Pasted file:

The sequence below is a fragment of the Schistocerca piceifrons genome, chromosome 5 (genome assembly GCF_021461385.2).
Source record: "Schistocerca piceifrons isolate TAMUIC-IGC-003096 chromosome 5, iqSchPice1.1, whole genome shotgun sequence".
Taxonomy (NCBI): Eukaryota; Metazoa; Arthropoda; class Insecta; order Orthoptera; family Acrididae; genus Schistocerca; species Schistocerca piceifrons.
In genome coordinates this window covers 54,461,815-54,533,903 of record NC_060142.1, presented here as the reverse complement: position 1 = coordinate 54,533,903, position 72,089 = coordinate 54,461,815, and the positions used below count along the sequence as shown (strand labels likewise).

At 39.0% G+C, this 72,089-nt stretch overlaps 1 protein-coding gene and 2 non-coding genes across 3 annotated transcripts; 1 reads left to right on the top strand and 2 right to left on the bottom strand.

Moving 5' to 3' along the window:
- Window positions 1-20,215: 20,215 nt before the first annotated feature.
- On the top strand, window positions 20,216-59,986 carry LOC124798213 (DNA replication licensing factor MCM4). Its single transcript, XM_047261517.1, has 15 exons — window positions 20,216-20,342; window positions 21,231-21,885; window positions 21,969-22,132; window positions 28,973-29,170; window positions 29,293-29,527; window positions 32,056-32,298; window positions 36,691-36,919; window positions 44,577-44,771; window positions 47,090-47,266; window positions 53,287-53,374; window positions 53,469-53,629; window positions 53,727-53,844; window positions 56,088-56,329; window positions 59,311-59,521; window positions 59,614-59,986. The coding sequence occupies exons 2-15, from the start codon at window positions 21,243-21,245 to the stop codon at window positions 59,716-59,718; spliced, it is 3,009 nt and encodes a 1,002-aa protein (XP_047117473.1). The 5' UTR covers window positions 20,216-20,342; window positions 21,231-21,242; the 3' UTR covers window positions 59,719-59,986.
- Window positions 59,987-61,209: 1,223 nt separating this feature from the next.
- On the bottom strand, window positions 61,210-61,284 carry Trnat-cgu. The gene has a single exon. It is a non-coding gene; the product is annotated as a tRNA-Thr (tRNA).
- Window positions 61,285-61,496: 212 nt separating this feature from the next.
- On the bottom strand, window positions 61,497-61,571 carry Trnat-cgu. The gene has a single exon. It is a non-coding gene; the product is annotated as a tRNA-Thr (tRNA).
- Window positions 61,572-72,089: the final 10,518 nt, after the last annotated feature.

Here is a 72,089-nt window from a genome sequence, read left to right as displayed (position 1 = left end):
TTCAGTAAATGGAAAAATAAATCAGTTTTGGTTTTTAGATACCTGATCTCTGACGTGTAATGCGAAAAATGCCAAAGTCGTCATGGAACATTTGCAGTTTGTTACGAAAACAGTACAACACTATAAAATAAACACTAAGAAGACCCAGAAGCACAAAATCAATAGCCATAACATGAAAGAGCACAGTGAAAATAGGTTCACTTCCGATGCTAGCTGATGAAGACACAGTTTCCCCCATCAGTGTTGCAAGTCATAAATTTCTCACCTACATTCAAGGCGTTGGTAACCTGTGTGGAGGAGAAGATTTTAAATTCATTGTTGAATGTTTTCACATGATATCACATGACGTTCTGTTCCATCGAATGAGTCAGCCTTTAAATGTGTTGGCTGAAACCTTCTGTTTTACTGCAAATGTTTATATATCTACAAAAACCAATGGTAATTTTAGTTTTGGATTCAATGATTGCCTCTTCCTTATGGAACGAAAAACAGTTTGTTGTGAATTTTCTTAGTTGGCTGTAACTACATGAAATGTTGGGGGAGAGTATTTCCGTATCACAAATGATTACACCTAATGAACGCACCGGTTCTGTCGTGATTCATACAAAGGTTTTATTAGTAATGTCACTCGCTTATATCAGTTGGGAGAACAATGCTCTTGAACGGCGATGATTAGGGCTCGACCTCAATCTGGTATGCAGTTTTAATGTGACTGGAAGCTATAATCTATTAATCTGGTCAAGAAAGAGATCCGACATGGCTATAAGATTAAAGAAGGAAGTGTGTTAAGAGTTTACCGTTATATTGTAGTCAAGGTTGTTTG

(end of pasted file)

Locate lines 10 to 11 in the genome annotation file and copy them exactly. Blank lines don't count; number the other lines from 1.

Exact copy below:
- On the bottom strand, window positions 61,210-61,284 carry Trnat-cgu. The gene has a single exon. It is a non-coding gene; the product is annotated as a tRNA-Thr (tRNA).
- Window positions 61,285-61,496: 212 nt separating this feature from the next.